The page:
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Complementary medicines overview

20 June 2019

What is a complementary medicine?

Complementary medicines are non-prescription medicines available from health food shops, supermarkets and pharmacies. Most of these medicines are available for purchase on the shelf for consumers to select, unlike prescription medicines (prescribed by a doctor) and some OTC medicines (selected by a pharmacist).

Complementary medicines should not replace medical treatments recommended by healthcare professionals.

Some examples of complementary medicines include:

  • traditional herbal medicines
  • some nutritional supplements
  • vitamins and minerals
  • homeopathic (diluted) preparations
  • aromatherapy preparations including essential oils
  • traditional Chinese medicines
  • Ayurvedic (traditional Indian) medicines.

How we regulate complementary medicines

Most complementary medicines must be included on the Australian Register of Therapeutic Goods (ARTG) before they can be sold in Australia.

There are three types of complementary medicines:

  • listed complementary medicines, which have an AUST L number on the label
  • assessed listed complementary medicines, which have an AUST L(A) number on the label
  • registered complementary medicines, which will have an AUST R number on the label.

Listed medicines and assessed listed medicines are usually chosen by the consumer, rather than prescribed or recommended by a doctor or pharmacist. Almost all complementary medicines are listed.

Registered medicines are higher risk, and while some are able to be chosen by the consumer, some are only available through a health professional.

Listed complementary medicines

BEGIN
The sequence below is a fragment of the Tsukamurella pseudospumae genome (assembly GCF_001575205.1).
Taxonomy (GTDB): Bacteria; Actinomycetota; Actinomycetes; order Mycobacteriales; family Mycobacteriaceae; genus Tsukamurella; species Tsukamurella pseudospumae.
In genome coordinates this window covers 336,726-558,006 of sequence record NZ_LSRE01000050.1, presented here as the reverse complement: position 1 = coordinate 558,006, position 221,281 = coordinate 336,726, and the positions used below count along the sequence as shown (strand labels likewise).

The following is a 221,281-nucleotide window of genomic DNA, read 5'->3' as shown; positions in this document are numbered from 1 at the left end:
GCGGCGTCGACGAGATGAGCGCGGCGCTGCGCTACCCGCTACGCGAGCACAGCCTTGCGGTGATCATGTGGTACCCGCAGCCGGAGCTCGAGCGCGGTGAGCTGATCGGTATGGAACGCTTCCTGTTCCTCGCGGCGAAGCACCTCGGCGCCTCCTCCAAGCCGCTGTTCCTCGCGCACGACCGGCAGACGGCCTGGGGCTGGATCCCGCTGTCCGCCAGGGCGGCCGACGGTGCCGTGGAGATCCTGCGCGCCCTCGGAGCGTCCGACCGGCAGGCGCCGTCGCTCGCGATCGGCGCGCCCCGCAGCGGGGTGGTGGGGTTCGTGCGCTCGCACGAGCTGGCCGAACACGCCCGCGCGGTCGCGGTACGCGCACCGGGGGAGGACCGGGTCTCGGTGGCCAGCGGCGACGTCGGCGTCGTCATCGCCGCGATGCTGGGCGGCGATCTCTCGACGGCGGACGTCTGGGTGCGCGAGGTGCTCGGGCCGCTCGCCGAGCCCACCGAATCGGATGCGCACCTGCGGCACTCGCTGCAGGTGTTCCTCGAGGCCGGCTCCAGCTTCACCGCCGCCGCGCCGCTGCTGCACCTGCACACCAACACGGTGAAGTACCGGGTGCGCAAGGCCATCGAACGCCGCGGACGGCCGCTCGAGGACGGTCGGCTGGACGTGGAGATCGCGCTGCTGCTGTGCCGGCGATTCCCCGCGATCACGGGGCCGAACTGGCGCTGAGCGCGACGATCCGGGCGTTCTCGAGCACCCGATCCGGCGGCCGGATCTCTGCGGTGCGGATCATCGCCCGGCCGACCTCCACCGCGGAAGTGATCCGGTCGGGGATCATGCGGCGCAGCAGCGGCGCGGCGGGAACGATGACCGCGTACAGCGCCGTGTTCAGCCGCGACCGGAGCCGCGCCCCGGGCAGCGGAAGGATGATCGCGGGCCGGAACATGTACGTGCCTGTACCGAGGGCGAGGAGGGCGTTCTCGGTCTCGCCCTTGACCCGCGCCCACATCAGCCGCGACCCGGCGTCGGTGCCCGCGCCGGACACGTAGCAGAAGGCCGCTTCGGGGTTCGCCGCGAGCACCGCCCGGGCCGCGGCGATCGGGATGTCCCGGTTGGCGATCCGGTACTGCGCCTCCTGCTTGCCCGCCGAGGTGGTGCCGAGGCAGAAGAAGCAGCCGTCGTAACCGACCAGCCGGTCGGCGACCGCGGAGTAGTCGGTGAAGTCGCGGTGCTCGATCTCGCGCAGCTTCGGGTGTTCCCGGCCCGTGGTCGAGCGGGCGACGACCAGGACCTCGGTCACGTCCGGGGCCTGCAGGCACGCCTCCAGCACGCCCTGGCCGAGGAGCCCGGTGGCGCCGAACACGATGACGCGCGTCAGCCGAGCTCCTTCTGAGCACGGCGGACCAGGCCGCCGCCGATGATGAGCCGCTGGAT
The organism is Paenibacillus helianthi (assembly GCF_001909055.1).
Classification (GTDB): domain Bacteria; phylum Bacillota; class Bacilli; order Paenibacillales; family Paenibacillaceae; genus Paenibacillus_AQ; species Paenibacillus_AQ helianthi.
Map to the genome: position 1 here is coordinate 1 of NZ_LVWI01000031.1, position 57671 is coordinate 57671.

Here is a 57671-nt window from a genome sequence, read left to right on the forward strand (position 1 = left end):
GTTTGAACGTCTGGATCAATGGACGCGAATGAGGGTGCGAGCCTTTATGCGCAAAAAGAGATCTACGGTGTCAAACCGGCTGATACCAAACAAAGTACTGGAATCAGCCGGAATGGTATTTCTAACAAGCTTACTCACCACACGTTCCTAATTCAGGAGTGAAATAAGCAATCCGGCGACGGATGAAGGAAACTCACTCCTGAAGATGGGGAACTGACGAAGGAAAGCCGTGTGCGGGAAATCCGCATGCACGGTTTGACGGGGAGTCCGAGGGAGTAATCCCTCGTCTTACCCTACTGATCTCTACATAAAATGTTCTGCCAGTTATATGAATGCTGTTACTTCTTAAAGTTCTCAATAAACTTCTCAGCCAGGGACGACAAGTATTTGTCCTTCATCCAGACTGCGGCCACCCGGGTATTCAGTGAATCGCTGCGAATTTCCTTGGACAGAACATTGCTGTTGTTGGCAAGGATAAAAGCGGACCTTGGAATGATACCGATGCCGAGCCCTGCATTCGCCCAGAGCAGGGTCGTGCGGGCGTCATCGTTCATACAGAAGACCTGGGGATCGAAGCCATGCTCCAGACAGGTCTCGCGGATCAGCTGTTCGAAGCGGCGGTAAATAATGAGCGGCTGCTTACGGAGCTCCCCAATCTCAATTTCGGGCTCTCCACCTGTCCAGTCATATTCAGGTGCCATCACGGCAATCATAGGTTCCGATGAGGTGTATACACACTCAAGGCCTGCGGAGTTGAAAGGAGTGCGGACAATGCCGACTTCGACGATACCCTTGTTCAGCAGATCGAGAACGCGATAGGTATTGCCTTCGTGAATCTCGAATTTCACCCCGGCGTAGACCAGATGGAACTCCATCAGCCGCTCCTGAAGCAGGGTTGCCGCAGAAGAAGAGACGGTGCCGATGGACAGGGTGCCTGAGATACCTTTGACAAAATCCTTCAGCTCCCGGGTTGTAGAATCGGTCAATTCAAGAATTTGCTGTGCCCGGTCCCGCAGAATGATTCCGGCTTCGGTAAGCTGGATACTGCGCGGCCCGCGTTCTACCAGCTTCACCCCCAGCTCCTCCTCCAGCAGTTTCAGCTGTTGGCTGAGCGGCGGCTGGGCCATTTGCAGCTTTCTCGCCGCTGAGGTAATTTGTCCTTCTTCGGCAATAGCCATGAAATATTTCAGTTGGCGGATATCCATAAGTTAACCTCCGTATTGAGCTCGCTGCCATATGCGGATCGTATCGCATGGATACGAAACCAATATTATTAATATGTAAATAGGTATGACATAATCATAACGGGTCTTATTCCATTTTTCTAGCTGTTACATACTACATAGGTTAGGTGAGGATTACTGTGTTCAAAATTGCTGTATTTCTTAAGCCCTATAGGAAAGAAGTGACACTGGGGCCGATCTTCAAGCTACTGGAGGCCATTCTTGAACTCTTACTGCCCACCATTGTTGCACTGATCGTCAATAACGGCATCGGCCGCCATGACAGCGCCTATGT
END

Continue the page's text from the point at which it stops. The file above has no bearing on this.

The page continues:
Listed complementary medicines are lower risk, so are not assessed for efficacy before going on sale.

When a sponsoring company lists a medicine on the ARTG, they must declare that the medicine:

  • contains only pre-approved low risk ingredients
  • makes only pre-approved low risk health claims
  • is supported by evidence that the sponsor of the medicine holds
  • is manufactured at a licensed Australian site, or at an approved overseas facility
  • complies with all other regulation, such as the Therapeutic Goods Advertising Code.

Listed medicines may be reviewed after they are on sale for compliance, which includes review of evidence. Non-compliant medicines may have their listing suspended or cancelled.

Assessed listed complementary medicines

TGA assessed symbol

Assessed listed complementary medicines make slightly riskier health claims than other listed medicines. For example, listed medicines are not able to reference conditions such as tinnitus or rheumatoid arthritis, but assessed listed medicines may be able to.

Because they make health claims with more risk, assessed listed medicines undergo an efficacy assessment before going on sale. The sponsoring company must provide high quality evidence to support the medicine such as data from human clinical trials. Assessed listed medicines may display the 'TGA assessed' claim (as a symbol and/or a statement).

Find out more by reading our page on what 'TGA assessed' means

Registered complementary medicines

Registered complementary medicines may include higher risk ingredients or may make health claims about more serious conditions.

Because these medicines have more risk, we fully evaluate and confirm the safety, quality and efficacy of these medicines before they go on sale. The sponsoring company must provide high quality evidence to support the medicine, such as data from human clinical trials.

We monitor these medicines after they go on sale, and if we discover an issue, we can suspend or cancel the medicine's registration.

Registered complementary medicines may apply to use the 'TGA assessed' claim.